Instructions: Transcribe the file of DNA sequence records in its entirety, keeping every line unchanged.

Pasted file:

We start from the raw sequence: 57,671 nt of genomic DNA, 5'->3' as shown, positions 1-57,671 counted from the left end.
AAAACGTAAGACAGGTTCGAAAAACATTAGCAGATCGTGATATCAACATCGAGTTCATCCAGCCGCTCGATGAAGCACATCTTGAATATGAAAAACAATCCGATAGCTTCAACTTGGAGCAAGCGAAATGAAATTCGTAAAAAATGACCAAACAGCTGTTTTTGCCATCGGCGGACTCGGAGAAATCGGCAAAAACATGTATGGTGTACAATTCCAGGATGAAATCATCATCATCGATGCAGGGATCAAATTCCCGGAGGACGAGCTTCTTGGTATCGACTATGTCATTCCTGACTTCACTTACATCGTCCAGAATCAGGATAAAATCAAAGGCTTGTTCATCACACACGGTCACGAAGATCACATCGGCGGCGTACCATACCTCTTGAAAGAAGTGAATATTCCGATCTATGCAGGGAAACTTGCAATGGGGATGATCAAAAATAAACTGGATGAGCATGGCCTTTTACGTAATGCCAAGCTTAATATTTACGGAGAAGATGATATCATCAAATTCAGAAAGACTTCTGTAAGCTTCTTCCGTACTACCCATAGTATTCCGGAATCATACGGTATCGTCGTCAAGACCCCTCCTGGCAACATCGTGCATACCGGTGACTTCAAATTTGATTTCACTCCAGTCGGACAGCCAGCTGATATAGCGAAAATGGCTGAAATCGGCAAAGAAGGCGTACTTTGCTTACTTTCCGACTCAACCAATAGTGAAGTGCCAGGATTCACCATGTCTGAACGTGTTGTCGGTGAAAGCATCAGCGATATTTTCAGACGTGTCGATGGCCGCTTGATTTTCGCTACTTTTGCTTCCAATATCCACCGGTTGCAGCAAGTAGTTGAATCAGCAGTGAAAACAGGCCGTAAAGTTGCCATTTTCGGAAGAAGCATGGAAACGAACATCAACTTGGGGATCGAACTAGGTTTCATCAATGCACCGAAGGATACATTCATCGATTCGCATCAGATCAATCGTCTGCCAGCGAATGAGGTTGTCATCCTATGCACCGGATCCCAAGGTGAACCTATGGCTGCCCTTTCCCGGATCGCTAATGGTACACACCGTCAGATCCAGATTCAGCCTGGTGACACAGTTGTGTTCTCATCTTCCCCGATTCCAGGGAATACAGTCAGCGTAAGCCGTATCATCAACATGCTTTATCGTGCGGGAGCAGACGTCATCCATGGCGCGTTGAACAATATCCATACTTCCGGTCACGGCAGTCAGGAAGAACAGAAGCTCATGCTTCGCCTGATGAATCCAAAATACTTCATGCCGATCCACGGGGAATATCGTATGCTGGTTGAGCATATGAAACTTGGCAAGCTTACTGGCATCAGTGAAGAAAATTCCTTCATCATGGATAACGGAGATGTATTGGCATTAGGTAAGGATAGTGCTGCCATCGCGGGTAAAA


We start from the raw sequence: 57,671 nt of genomic DNA, 5'->3' as shown, positions 1-57,671 counted from the left end.
AAAACGTAAGACAGGTTCGAAAAACATTAGCAGATCGTGATATCAACATCGAGTTCATCCAGCCGCTCGATGAAGCACATCTTGAATATGAAAAACAATCCGATAGCTTCAACTTGGAGCAAGCGAAATGAAATTCGTAAAAAATGACCAAACAGCTGTTTTTGCCATCGGCGGACTCGGAGAAATCGGCAAAAACATGTATGGTGTACAATTCCAGGATGAAATCATCATCATCGATGCAGGGATCAAATTCCCGGAGGACGAGCTTCTTGGTATCGACTATGTCATTCCTGACTTCACTTACATCGTCCAGAATCAGGATAAAATCAAAGGCTTGTTCATCACACACGGTCACGAAGATCACATCGGCGGCGTACCATACCTCTTGAAAGAAGTGAATATTCCGATCTATGCAGGGAAACTTGCAATGGGGATGATCAAAAATAAACTGGATGAGCATGGCCTTTTACGTAATGCCAAGCTTAATATTTACGGAGAAGATGATATCATCAAATTCAGAAAGACTTCTGTAAGCTTCTTCCGTACTACCCATAGTATTCCGGAATCATACGGTATCGTCGTCAAGACCCCTCCTGGCAACATCGTGCATACCGGTGACTTCAAATTTGATTTCACTCCAGTCGGACAGCCAGCTGATATAGCGAAAATGGCTGAAATCGGCAAAGAAGGCGTACTTTGCTTACTTTCCGACTCAACCAATAGTGAAGTGCCAGGATTCACCATGTCTGAACGTGTTGTCGGTGAAAGCATCAGCGATATTTTCAGACGTGTCGATGGCCGCTTGATTTTCGCTACTTTTGCTTCCAATATCCACCGGTTGCAGCAAGTAGTTGAATCAGCAGTGAAAACAGGCCGTAAAGTTGCCATTTTCGGAAGAAGCATGGAAACGAACATCAACTTGGGGATCGAACTAGGTTTCATCAATGCACCGAAGGATACATTCATCGATTCGCATCAGATCAATCGTCTGCCAGCGAATGAGGTTGTCATCCTATGCACCGGATCCCAAGGTGAACCTATGGCTGCCCTTTCCCGGATCGCTAATGGTACACACCGTCAGATCCAGATTCAGCCTGGTGACACAGTTGTGTTCTCATCTTCCCCGATTCCAGGGAATACAGTCAGCGTAAGCCGTATCATCAACATGCTTTATCGTGCGGGAGCAGACGTCATCCATGGCGCGTTGAACAATATCCATACTTCCGGTCACGGCAGTCAGGAAGAACAGAAGCTCATGCTTCGCCTGATGAATCCAAAATACTTCATGCCGATCCACGGGGAATATCGTATGCTGGTTGAGCATATGAAACTTGGCAAGCTTACTGGCATCAGTGAAGAAAATTCCTTCATCATGGATAACGGAGATGTATTGGCATTAGGTAAGGATAGTGCTGCCATCGCGGGTAAAA